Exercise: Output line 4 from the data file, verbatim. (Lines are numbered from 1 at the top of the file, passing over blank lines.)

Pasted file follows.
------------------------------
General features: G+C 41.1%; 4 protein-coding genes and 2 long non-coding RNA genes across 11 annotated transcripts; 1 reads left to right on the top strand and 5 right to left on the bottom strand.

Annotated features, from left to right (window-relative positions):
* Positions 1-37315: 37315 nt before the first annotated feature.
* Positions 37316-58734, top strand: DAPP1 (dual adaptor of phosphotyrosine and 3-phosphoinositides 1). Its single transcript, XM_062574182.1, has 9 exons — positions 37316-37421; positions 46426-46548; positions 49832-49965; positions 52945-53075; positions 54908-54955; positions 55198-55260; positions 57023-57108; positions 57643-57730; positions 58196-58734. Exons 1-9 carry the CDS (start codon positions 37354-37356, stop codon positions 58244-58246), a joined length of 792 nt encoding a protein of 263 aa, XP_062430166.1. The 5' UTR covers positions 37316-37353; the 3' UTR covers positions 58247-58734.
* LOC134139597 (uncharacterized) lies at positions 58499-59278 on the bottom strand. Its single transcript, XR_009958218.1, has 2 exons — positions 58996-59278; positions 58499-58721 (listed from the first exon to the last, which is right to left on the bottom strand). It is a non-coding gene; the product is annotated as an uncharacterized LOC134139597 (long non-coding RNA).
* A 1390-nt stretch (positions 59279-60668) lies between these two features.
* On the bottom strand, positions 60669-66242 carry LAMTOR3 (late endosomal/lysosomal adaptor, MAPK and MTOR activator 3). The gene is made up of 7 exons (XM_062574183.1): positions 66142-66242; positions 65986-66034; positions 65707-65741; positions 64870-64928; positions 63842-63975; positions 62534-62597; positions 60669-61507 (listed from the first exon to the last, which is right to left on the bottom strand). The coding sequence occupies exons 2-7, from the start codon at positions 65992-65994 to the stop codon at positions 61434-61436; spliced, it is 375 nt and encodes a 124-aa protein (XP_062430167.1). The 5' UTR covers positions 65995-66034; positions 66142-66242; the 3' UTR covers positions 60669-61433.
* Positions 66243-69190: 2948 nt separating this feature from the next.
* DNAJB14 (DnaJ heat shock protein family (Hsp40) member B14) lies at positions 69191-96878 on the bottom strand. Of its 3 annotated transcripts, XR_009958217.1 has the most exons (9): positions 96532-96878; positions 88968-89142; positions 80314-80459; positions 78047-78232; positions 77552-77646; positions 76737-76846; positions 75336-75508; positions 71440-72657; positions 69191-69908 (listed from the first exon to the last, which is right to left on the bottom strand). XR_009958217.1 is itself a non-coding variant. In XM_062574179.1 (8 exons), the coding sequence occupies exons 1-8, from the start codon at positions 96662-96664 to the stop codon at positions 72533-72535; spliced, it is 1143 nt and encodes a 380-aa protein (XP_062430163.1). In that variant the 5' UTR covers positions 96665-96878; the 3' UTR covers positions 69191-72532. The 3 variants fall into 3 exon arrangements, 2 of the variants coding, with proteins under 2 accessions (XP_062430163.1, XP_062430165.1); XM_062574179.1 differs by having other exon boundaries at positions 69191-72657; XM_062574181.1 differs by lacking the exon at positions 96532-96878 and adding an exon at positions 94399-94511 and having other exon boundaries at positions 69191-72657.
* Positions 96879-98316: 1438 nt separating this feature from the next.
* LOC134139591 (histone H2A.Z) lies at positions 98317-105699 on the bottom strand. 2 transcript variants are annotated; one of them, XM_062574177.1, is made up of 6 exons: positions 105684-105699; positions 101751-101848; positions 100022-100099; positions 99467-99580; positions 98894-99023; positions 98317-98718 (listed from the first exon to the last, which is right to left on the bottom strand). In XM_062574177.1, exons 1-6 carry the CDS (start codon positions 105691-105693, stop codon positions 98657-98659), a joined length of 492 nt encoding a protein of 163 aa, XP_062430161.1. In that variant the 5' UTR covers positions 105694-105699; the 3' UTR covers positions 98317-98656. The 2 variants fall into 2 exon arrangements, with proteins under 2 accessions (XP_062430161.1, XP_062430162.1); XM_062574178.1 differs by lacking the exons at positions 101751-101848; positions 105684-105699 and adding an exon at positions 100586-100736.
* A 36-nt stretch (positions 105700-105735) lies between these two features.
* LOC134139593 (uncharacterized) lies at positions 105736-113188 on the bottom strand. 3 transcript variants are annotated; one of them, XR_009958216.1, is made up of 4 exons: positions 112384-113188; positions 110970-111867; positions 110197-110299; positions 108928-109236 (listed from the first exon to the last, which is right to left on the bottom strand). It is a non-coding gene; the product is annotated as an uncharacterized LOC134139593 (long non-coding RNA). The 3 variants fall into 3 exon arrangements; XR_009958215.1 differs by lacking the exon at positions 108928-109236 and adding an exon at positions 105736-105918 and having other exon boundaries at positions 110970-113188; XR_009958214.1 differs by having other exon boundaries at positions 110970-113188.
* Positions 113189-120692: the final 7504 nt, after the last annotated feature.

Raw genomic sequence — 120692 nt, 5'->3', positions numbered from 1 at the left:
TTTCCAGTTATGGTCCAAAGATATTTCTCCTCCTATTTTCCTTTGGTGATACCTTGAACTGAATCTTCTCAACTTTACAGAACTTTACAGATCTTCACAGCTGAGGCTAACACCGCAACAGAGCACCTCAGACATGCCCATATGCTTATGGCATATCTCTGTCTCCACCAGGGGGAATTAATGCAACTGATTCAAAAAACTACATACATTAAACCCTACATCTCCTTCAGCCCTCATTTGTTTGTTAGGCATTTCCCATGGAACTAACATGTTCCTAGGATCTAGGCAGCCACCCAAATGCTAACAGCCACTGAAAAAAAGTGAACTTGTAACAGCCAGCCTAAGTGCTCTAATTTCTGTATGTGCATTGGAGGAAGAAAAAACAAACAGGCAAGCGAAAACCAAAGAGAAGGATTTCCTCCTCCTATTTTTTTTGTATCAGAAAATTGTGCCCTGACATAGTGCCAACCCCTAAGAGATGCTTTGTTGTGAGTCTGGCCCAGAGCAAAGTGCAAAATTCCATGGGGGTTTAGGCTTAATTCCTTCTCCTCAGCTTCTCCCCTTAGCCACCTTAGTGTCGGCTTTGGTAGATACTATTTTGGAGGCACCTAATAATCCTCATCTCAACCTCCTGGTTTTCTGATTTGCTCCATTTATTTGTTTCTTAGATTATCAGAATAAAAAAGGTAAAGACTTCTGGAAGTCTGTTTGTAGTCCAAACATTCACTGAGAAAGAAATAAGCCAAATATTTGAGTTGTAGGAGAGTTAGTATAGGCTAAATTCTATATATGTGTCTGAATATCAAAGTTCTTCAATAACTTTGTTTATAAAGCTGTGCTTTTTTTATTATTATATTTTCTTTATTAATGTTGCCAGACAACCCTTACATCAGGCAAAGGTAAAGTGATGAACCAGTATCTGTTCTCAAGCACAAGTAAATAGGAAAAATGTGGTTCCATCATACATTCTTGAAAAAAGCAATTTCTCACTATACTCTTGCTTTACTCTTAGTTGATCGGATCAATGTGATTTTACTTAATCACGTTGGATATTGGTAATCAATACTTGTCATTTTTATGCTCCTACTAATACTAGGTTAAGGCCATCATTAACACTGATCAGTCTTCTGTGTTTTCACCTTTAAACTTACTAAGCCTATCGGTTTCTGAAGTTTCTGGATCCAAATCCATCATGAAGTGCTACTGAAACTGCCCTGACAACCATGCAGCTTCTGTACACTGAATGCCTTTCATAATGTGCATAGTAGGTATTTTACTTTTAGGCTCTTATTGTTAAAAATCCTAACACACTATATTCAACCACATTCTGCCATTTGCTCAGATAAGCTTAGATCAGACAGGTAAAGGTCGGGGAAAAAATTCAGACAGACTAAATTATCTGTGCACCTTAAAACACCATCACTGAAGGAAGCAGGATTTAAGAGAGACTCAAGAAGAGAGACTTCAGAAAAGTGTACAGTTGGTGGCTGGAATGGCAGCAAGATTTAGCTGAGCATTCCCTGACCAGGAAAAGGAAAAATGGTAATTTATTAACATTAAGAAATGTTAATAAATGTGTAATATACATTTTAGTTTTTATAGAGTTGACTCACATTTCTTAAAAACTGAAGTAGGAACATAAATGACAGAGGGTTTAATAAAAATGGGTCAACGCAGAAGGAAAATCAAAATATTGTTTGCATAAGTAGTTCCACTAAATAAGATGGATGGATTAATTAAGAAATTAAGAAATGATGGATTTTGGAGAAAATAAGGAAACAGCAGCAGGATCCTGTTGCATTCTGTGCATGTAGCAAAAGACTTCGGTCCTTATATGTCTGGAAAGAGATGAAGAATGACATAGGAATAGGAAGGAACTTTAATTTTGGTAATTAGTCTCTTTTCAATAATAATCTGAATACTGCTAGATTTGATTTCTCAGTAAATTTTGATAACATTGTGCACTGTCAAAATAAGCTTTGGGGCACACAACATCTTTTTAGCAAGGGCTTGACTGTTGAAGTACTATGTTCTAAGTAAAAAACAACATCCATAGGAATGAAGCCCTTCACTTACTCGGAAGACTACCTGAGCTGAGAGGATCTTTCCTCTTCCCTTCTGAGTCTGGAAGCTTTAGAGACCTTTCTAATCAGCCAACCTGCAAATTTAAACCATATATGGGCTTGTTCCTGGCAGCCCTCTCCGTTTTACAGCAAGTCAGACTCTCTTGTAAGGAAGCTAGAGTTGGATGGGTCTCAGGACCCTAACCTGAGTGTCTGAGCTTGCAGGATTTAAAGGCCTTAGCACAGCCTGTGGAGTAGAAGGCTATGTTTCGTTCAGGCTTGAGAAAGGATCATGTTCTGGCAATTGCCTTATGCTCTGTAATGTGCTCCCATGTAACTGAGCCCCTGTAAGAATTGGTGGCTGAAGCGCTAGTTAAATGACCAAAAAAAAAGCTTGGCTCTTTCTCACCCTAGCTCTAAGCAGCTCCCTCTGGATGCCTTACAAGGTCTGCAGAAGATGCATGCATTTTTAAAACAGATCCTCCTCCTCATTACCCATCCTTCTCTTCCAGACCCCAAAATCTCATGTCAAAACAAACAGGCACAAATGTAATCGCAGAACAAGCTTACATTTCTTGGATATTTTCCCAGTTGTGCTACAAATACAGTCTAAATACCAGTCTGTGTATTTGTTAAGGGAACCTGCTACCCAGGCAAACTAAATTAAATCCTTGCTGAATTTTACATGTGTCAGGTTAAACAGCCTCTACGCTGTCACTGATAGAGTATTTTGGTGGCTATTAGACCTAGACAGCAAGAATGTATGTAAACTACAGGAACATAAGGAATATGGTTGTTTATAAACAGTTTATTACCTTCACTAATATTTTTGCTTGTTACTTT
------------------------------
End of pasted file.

* Positions 37316-58734, top strand: DAPP1 (dual adaptor of phosphotyrosine and 3-phosphoinositides 1). Its single transcript, XM_062574182.1, has 9 exons — positions 37316-37421; positions 46426-46548; positions 49832-49965; positions 52945-53075; positions 54908-54955; positions 55198-55260; positions 57023-57108; positions 57643-57730; positions 58196-58734. Exons 1-9 carry the CDS (start codon positions 37354-37356, stop codon positions 58244-58246), a joined length of 792 nt encoding a protein of 263 aa, XP_062430166.1. The 5' UTR covers positions 37316-37353; the 3' UTR covers positions 58247-58734.